“The Abandoned Millworks”

When the abandoned millworks caught fire, distant sirens woke the town. The cutting and drying sheds, reduced to spent, black timber, crumpled in minutes, but the dirt in the millyard, hard-packed with wood dust after decades of lumbering, slow-burned. Somewhere underground the fire had found a vein of wood dust and smoldered inextinguishable, spread under the entire town and the riverbank, reemerging periodically in small glowing pockets, smoke rising from cracks in the road all summer long, a banked fire.

The mayor tried to calm the townspeople: Wait. Fire burns itself out. The fire chief offered cautionary advice. Yet people didn’t mind the wait or know what they were waiting or hoping for. The summer passed in a hothouse heat, champion tomatoes and tall corn, swollen late irises and lilies. Water from the cold tap lost its chill. Women pressed with their own hands the hand that explored their breasts, whispering “let me help you” and unfastened the clasps.

The doomsday frenzy was more of a doomsday joy.

In happier days, when the mill ran three shifts six days a week, wood dust drifted over the town, entered their houses and left a fine film of dust on everything. No one minded—“gold dust” they’d called it. The summer the millworks burned, they returned to old habits of dusting everything before they used it, no longer wood, but ash. They wiped their utensils and plates fresh from the cabinet, chairs and benches before they sat down; bartenders cleaned glasses a second time immediately before serving. In happier days—but were there happier days than these? Who can say?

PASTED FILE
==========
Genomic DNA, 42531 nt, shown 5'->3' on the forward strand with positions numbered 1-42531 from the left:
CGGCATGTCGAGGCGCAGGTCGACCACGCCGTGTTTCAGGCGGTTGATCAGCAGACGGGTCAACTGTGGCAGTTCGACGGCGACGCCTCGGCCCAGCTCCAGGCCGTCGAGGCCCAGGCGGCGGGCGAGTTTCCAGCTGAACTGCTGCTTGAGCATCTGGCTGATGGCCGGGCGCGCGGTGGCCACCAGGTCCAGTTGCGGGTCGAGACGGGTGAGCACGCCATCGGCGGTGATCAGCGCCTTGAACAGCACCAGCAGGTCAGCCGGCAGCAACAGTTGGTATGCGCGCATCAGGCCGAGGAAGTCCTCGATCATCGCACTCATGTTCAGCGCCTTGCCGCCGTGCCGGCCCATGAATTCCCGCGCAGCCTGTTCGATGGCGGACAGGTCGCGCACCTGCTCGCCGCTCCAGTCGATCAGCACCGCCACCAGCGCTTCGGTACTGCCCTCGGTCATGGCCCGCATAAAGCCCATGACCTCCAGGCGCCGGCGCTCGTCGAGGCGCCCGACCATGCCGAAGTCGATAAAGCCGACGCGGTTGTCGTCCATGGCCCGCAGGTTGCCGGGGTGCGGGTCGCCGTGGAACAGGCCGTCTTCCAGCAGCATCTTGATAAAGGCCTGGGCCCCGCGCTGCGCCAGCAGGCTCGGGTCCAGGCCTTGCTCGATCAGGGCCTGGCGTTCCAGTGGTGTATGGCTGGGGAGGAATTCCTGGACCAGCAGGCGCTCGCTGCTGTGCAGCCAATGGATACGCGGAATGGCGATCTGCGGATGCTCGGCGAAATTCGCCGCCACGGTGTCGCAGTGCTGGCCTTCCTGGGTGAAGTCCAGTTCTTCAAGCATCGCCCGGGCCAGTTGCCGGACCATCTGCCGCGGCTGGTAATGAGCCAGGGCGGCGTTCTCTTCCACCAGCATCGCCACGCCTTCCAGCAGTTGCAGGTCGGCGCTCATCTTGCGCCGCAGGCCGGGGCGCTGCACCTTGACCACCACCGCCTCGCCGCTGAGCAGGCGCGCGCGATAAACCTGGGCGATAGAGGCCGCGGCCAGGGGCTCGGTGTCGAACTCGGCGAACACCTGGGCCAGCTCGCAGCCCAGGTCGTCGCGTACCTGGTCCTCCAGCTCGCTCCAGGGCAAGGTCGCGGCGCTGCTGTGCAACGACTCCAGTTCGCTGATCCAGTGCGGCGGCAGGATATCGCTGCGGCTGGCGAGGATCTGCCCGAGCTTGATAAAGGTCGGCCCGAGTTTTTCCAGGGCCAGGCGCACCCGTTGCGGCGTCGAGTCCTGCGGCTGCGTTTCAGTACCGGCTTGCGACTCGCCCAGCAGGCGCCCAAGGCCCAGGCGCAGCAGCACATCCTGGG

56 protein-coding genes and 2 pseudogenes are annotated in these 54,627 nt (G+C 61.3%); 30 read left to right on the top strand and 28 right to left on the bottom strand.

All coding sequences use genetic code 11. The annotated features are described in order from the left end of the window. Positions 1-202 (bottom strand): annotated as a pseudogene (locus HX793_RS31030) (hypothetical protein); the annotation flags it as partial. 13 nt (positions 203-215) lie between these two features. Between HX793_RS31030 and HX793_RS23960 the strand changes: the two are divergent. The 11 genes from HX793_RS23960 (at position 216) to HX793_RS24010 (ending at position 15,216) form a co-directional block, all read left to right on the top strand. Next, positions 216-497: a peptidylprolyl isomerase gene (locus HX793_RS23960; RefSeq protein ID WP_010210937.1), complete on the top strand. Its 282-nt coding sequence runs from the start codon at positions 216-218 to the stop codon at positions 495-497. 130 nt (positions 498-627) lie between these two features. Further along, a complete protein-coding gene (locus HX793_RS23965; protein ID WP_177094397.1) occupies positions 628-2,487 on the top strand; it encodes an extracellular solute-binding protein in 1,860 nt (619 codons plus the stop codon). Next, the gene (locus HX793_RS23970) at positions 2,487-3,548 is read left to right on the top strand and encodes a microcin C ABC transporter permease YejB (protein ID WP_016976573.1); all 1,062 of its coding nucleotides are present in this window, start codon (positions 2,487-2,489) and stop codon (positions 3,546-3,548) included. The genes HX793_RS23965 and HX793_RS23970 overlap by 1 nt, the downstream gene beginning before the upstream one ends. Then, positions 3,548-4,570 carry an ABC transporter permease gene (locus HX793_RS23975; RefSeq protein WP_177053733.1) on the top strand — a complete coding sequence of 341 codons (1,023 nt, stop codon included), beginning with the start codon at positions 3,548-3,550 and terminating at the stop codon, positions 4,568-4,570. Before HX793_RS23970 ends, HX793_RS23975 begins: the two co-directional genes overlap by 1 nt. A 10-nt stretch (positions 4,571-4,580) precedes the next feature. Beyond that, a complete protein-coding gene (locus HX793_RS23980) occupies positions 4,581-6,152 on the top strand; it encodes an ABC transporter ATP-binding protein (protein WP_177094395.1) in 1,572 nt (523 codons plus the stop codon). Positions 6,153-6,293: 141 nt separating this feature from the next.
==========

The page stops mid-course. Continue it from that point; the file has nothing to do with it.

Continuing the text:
The following spring, an unprecedented number of babies were born in town, for some women late, twilight babies: phoenix babies.

The well water cooled again. The smoke and steam rising from the ground slowed, then stopped. No one remembers for sure—the fire, after a time, was not monitored. Everyone, even the authorities, had grown used to it. Nothing records its final extinguishing or the last day that ash floated like wood dust on the surface of the river, a skin. How easily we forget the banked fire, the perpetual spring, the steamy, overgrown patches and beds. Incredible, even as the ground underfoot burns, people forget—memory, like desire, emberous.

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About Stephen Frech

Stephen Frech has earned degrees from Northwestern University, Washington University in St. Louis, and the University of Cincinnati. He has published three volumes of poetry: Toward Evening and the Day Far Spent (Kent State University Press), If Not For These Wrinkles of Darkness (White Pine Press, 2001), and The Dark Villages of Childhood (Midwest Writing Center, 2009) His fourth volume titled A Palace of Strangers is No City, a sustained narrative of prose poetry/flash fiction, has been published by Cervena Barva Press in 2011. In 2012, he published a translation of poetry from the Dutch: Menno Wigman’s Zwart als kaviaar/Black as Caviar. He is founder and editor of Oneiros Press, publisher of limited edition, letterpress poetry broadsides. Oneiros broadsides have been purchased by special collections libraries around the world, among them the Newberry Library (Chicago), the Beinecke Library at Yale, and the University of Amsterdam Print Collection. Stephen Frech is Associate Professor of English at Millikin University.




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